The science of the soul – (Part 2)


 

 

 

Dr. Harbhajan Singh, Sant Kirpal Singh, Biji Surinder Kaur

 

The science of the soul – (Part 2)

The whole text can be read here:

http://spirituality.unity-of-man.org/en/spirituality/god-spirit-and-soul/357-the-science-of-the-soul.html

The Masters, as the true worshippers of life, adore only what is the highest life-principle at the back of all creation – visible and invisible. The Masters do not demand of us to leave our religions which, after all, are the various schools of thought and serve as a training ground for striving after the higher and true aspect of religion, but establish reunion of the soul with the oversoul. Verily, where the world philosophies end, there the religion in its vital aspect starts. We may not get startled at this statement. The various religious orders are like the badges which students wear as distinctive hallmarks indicative of the various institutions or the university to which they belong. Take, for instance, the case of India with a plenitude of perennial river-systems. Here it is considered necessary that one must engage in meditation after a complete bath. Again, take Arabia, a desert-land with an acute dearth of water. There the people worship with just a “wazu” – a simple washing of hands, feet, and face. And in places where no water is available, the people are content with “taummum”– cleaning the hands with desert sand. If you were to think deeply, the basic reason for all these forms of purification is that one should do meditation with an alert mind with no signs of laziness or slothfulness.

Similarly, take the case of congregational prayers in religious places. In temples, mosques, and gurdwaras, it is considered virtuous for devotees to enter the precincts with their heads covered and feet bare, while Christians generally go to their churches with heads bare and shoes on. This is all due to the climatic differences in the East and the West, the object in each case being to observe proper decorum and maintain reverence and sanctity of the house of God. The Masters, therefore, find no fault with the religious orders as such with their traditional social background. But they offer us a higher way up – a way into the Beyond – which is purely a practical subject, wholly uncovered by the so-called religious and social make-up designed solely with the purpose of preliminary training as may help in self-realization and God-realization.

 


Kirpal Sagar

 

There are two types of knowledge – one is exoteric (aparavidya), and the other is esoteric (paravidya). While the former consists in the studying of scriptures, going on pilgrimages, observing fasts and vigils, and performing austerities and the like, all of which, of course, are done on the plane of senses, the latter is a practical way up into spiritual regions. The Masters, on the other hand, always lay stress on rising above body-consciousness, undertaking the spiritual journey into the regions beyond the senses. One may continue to observe and perform religious practices throughout one’s lifetime. These would enable one to get into religiosity, but not into religion in its true aspect that comes by awakening the inner impulse for divine grace bubbling over with life.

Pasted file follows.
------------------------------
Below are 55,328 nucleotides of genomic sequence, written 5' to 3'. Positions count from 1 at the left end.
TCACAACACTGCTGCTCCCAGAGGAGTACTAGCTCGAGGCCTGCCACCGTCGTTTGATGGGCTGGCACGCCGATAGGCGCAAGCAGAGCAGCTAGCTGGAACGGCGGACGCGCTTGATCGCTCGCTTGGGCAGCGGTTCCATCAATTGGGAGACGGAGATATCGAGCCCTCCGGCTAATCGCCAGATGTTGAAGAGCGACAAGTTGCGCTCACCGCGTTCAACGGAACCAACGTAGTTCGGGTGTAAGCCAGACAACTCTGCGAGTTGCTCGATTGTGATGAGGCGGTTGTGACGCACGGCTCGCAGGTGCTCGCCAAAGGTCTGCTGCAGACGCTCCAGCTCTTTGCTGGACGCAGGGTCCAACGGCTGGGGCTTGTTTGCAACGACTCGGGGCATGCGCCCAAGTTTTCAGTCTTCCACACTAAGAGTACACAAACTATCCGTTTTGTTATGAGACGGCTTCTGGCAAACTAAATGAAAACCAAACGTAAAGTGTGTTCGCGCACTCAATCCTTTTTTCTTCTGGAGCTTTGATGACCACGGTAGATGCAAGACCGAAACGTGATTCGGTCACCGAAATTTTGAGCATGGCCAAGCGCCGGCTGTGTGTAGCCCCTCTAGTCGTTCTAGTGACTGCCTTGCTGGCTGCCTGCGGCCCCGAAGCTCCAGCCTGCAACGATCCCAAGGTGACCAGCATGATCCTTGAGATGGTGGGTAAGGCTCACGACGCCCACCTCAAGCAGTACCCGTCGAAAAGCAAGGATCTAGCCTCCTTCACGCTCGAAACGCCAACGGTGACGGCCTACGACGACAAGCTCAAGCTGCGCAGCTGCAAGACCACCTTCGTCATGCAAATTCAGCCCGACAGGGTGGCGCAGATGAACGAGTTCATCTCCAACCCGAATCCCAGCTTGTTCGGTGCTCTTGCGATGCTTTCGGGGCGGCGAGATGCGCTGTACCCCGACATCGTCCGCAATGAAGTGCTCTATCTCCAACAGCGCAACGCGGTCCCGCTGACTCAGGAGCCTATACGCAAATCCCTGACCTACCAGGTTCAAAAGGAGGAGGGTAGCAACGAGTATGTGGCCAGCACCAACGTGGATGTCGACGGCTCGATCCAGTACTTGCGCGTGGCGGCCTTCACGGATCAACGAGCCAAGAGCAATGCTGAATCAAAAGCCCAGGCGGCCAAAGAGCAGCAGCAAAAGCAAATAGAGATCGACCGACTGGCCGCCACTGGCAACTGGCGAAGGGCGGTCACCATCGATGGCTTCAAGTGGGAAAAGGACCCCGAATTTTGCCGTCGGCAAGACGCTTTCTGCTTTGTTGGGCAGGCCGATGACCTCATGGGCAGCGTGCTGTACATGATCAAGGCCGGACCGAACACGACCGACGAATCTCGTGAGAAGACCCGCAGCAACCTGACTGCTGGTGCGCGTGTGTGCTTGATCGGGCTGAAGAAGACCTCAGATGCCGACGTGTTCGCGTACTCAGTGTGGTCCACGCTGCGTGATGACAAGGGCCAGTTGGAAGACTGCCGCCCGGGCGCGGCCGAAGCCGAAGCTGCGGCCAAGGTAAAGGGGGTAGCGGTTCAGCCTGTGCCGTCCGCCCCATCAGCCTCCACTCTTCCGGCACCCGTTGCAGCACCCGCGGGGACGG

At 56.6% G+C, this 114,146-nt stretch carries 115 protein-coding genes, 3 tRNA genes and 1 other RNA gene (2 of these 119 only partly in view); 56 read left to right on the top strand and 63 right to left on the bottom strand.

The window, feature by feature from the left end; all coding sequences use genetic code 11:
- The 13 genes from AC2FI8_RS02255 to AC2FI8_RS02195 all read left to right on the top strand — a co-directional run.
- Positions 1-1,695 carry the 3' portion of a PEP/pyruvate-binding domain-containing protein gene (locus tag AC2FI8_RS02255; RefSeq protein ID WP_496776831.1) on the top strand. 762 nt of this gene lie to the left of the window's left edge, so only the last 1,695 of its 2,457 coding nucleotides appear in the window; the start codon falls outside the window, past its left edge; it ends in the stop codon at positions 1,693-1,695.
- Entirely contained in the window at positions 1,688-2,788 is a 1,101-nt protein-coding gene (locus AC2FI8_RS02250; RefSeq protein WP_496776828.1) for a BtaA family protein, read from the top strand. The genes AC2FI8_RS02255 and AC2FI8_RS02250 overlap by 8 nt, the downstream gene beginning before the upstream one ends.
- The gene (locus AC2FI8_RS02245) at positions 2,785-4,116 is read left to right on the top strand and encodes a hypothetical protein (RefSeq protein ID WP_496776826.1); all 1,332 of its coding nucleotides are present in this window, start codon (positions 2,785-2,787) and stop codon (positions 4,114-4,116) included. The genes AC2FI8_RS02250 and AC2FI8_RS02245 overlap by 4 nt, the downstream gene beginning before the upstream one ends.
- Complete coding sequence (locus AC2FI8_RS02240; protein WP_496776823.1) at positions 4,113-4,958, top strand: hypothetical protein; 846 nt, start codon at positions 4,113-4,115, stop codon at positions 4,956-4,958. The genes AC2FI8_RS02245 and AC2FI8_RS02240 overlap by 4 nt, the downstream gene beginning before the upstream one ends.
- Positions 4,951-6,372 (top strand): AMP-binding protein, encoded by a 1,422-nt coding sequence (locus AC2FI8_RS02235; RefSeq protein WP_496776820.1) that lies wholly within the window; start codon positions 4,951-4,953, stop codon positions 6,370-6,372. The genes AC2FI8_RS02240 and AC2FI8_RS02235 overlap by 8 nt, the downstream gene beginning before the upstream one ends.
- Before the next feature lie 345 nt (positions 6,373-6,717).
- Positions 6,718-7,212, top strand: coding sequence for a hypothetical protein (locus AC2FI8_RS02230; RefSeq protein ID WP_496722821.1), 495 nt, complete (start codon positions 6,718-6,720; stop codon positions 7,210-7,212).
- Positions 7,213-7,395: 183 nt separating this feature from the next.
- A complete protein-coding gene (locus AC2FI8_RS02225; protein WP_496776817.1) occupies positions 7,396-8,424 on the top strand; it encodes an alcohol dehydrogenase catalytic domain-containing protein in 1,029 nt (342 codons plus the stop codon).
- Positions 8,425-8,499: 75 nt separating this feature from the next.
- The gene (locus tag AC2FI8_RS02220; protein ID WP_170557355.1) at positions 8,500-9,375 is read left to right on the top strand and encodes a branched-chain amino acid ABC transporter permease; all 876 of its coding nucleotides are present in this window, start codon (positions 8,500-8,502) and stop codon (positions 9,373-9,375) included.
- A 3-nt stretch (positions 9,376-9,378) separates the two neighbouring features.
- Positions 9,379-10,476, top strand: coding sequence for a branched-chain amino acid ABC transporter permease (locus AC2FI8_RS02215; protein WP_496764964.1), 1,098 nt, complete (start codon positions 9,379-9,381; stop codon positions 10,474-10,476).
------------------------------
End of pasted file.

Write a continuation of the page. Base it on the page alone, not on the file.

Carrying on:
A close study of man reveals that he is just a bundle of habits and leads a life of routine make-belief. He has no time to ponder seriously over the problem of problems of his existence and of the soul-entity in him. All his life he runs after shadowy things of no consequence and seeks to find happiness in material things. Just as a musk-deer, not knowing that the perfume is emanating from within him, he runs wild in the ever shadowy mirage until he is completely exhausted. Whatever pleasures man derives are purely sense pleasures and not happiness that comes from serenity within. Even the so-called pleasures are the result of our own concentrated rays of attention falling upon the sense-objects which per se are just like a lean bone with no meat on it.

We are living in a world of constantly changing panorama. Whatever we see, we get attached to it and lend it a momentary charm. We feel the pinch of detachment and disappointment the moment either the scene changes or we are forced to quit the pleasures that we must, sooner or later. The Masters, therefore, lay stress on something of unique and permanent interest in the midst of change. They do not ask of us to leave the world and degenerate into a helpless recluse, but offer us a simple yet practical way to attain the real and eternal happiness right here and now. Mind as we know, like parasitic creatures, has no roots of its own. It derives its sustenance from the soul, and yet keeps its tentacles firmly fixed on our attention, the outward expression of the soul currents within. It is only in the serene moments of complete relaxation that one experiences the harmony of the higher order and unrivalled character when the mind turns back upon itself instead of staying out.

So, I was discussing the spiritual aspect of human life – the most important and mostly ignored. We assemble here from time to time for discussing the science of soul. Usually some composition of a Master-saint is taken as the basis for understanding the higher truths of life, which they have left behind for our guidance. Today we take up a hymn from Guru Nanak, the first Sikh Guru.

The rich waters of life, to partake which you have come into the world, is Amrit; and this may be taken from the living Master.

 

…to be continued.

 

 

 

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